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Preparation, or My Lack Thereof

As you read this, I am currently on my way to BlogHer (unless you are reading this after I land, in which case, I am there), and I feel a little ill-prepared.  When I first signed up to go, I had great intentions to make new business cards with my correct information as opposed to using the out-dated business cards that I’ve used for the last four year.

[So few people seem to want my business card that I still have over half a box left.  Do YOU want my business card?  I swear that it’s really cute.  I think my overabundance of business cards is a sign of just how few times I interact with bloggers in the face-to-face world.  Either you already know me, so what’s the point in getting my business card, or you don’t know me and I haven’t even told you that I have a blog much less a business card.]

I had great intentions of writing out a schedule for myself — a strict schedule — and making plans and sucking the marrow out of the experience.  It’s very hard to suck out the marrow if you’re spending half of your time discombobulated.  You can suck much more marrow out of an event if you walk in with purpose.  I think.

I read a lot of posts these past few weeks of people planning out their clothing and getting manicures and generally becoming well-groomed.  I did not purchase new clothing.  I never get a manicure anymore because my nails are of two different lengths for guitar (non-existent on my left hand and medium-length and a little scuffed on my right).  I did not groom myself except to shave my legs and that was so I didn’t mortify myself at the pool earlier in the week.  I feel a little like Missy Wallflower, going to the dance in a dress she made out of old curtains while all the other girls are blond and sleek and dressed to the nines.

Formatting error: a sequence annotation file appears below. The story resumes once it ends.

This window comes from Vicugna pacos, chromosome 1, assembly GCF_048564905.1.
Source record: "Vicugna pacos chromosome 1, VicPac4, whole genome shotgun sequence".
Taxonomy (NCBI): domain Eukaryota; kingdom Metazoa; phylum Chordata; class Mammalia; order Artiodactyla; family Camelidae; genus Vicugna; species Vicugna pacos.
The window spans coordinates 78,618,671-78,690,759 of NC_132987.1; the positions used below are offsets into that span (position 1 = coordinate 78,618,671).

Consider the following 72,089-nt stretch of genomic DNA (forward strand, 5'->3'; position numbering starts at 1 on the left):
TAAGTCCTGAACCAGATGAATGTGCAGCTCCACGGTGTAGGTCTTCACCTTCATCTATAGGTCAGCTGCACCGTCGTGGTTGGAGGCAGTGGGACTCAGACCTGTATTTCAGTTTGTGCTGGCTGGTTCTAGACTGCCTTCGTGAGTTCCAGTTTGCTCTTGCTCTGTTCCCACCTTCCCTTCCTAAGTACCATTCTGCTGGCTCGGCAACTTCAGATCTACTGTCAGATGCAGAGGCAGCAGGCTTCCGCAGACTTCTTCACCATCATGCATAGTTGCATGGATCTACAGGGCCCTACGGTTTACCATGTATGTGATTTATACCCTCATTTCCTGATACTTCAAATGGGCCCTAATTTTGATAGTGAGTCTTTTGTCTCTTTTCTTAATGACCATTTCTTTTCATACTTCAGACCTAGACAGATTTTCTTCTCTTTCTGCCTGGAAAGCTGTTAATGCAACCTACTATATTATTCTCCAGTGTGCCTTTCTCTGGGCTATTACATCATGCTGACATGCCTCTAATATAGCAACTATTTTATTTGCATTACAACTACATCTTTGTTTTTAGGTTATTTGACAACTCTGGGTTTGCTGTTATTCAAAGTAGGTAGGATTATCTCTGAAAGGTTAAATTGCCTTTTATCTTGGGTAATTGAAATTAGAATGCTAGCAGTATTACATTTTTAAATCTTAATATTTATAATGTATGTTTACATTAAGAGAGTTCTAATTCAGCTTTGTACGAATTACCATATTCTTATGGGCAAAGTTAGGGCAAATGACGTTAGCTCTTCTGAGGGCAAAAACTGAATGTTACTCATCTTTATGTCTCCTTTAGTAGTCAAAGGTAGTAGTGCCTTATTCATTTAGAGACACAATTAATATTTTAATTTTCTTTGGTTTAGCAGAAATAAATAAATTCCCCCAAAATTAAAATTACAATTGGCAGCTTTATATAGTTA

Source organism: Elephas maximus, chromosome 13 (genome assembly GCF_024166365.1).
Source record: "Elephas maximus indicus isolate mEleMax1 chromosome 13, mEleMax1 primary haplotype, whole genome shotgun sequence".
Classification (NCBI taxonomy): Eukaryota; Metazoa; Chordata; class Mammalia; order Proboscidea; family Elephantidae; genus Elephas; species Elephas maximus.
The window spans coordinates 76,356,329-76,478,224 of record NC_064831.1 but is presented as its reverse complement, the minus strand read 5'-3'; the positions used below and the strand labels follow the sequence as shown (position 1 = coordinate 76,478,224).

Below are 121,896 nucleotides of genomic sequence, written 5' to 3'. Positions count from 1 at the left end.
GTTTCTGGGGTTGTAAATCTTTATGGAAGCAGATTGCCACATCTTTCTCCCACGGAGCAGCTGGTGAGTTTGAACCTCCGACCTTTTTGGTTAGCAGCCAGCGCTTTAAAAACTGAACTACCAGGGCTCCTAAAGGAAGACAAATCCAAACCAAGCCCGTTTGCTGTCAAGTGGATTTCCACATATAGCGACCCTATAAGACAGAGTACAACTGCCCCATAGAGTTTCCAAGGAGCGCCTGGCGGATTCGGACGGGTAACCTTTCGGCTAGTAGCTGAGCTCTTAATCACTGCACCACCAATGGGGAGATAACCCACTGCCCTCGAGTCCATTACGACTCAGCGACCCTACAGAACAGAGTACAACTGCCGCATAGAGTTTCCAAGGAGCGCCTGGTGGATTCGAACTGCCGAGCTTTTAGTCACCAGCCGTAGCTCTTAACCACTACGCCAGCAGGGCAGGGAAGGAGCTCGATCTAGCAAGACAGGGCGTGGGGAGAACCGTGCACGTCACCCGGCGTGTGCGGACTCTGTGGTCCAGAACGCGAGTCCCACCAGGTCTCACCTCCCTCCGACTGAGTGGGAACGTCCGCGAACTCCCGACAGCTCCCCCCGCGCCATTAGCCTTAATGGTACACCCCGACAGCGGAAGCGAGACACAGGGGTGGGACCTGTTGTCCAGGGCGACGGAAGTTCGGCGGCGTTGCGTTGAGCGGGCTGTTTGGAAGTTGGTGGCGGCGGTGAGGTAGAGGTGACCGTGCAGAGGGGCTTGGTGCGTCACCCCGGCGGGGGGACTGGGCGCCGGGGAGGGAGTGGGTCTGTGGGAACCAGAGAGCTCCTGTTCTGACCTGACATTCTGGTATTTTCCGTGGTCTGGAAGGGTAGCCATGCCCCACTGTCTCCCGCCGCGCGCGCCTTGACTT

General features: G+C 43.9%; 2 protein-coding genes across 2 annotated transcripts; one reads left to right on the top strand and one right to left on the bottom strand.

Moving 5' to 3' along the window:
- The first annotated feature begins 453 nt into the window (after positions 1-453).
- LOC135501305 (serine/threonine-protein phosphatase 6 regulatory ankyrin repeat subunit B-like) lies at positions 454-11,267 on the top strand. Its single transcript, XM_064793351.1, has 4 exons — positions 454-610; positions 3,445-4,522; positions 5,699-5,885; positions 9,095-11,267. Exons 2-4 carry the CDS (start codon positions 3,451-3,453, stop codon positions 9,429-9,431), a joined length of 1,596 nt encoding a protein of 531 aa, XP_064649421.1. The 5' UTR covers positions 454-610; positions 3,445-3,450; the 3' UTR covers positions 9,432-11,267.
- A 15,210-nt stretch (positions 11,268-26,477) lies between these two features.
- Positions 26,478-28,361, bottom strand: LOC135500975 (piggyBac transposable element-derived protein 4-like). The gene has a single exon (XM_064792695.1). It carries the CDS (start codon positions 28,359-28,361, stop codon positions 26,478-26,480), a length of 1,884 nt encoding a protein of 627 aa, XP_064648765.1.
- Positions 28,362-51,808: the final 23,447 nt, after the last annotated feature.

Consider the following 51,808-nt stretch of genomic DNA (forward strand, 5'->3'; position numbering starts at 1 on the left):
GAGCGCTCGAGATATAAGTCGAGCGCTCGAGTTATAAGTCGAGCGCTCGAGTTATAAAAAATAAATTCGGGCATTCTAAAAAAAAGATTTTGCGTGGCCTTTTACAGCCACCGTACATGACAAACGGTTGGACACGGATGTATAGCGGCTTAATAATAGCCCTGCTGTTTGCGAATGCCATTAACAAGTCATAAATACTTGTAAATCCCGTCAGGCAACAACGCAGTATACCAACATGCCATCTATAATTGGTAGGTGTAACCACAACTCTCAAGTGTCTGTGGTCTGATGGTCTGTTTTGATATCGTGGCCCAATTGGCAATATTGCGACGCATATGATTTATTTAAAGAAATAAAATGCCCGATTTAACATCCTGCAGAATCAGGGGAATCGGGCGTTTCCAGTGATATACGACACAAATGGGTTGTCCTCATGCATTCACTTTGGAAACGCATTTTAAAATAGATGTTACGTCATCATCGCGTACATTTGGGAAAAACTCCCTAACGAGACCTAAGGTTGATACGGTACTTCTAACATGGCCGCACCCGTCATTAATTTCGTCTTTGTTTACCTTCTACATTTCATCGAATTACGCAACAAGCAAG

I’d like you to picture me, for a moment, in old curtains.

I seem to be going into BlogHer goal-less.  Without a clear purpose beyond Thursday afternoon when my Pathfinder Day presentation ends.  I mean, I want to meet people — but that’s sort of an amorphous goal.  I plan to sort of just drop into conversations with new people and find new blogs to read.  There are panels that sound interesting, but I don’t have a highlighted schedule yet as I did the first two years I went.  Other people seem to know exactly what they want to do, exactly where they want to go, exactly who they want to meet.  They have signed up for exciting opportunities outside of the walls of the hotel.  I have not.  I just want to see my friends and make a few new ones.  But that doesn’t sound like it falls into the realm of “enough” when you hear what other people have scheduled into their trip.